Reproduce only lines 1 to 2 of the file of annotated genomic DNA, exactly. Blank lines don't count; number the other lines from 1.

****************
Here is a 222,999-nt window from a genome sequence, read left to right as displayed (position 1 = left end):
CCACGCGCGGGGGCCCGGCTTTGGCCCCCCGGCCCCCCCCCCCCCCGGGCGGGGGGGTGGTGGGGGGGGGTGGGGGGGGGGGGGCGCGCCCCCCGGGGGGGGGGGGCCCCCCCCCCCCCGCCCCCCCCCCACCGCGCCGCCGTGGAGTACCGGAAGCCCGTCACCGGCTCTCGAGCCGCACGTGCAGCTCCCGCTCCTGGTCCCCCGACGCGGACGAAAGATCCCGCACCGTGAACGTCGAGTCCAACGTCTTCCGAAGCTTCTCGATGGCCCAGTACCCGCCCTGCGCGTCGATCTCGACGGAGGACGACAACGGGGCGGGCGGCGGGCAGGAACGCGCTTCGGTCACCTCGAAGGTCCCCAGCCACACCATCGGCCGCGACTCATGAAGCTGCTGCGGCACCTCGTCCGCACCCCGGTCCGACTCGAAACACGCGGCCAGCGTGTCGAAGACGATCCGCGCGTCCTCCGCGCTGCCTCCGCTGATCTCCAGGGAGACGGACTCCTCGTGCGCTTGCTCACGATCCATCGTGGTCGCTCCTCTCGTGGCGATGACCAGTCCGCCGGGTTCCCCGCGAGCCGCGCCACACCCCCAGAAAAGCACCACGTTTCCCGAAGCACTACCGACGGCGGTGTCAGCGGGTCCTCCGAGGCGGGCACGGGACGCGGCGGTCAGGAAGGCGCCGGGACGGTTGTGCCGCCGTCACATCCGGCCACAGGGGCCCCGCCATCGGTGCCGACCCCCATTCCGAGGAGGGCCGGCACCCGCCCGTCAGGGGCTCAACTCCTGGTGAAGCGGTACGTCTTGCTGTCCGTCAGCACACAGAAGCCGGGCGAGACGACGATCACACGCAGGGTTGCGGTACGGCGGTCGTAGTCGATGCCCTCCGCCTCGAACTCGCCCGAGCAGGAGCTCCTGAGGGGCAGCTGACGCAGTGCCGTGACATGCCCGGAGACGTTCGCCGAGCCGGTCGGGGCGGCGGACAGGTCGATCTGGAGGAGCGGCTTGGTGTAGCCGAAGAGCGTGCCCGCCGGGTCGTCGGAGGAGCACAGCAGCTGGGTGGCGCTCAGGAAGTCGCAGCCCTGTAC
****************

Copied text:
Here is a 222,999-nt window from a genome sequence, read left to right as displayed (position 1 = left end):
CCACGCGCGGGGGCCCGGCTTTGGCCCCCCGGCCCCCCCCCCCCCCGGGCGGGGGGGTGGTGGGGGGGGGTGGGGGGGGGGGGGCGCGCCCCCCGGGGGGGGGGGGCCCCCCCCCCCCCGCCCCCCCCCCACCGCGCCGCCGTGGAGTACCGGAAGCCCGTCACCGGCTCTCGAGCCGCACGTGCAGCTCCCGCTCCTGGTCCCCCGACGCGGACGAAAGATCCCGCACCGTGAACGTCGAGTCCAACGTCTTCCGAAGCTTCTCGATGGCCCAGTACCCGCCCTGCGCGTCGATCTCGACGGAGGACGACAACGGGGCGGGCGGCGGGCAGGAACGCGCTTCGGTCACCTCGAAGGTCCCCAGCCACACCATCGGCCGCGACTCATGAAGCTGCTGCGGCACCTCGTCCGCACCCCGGTCCGACTCGAAACACGCGGCCAGCGTGTCGAAGACGATCCGCGCGTCCTCCGCGCTGCCTCCGCTGATCTCCAGGGAGACGGACTCCTCGTGCGCTTGCTCACGATCCATCGTGGTCGCTCCTCTCGTGGCGATGACCAGTCCGCCGGGTTCCCCGCGAGCCGCGCCACACCCCCAGAAAAGCACCACGTTTCCCGAAGCACTACCGACGGCGGTGTCAGCGGGTCCTCCGAGGCGGGCACGGGACGCGGCGGTCAGGAAGGCGCCGGGACGGTTGTGCCGCCGTCACATCCGGCCACAGGGGCCCCGCCATCGGTGCCGACCCCCATTCCGAGGAGGGCCGGCACCCGCCCGTCAGGGGCTCAACTCCTGGTGAAGCGGTACGTCTTGCTGTCCGTCAGCACACAGAAGCCGGGCGAGACGACGATCACACGCAGGGTTGCGGTACGGCGGTCGTAGTCGATGCCCTCCGCCTCGAACTCGCCCGAGCAGGAGCTCCTGAGGGGCAGCTGACGCAGTGCCGTGACATGCCCGGAGACGTTCGCCGAGCCGGTCGGGGCGGCGGACAGGTCGATCTGGAGGAGCGGCTTGGTGTAGCCGAAGAGCGTGCCCGCCGGGTCGTCGGAGGAGCACAGCAGCTGGGTGGCGCTCAGGAAGTCGCAGCCCTGTAC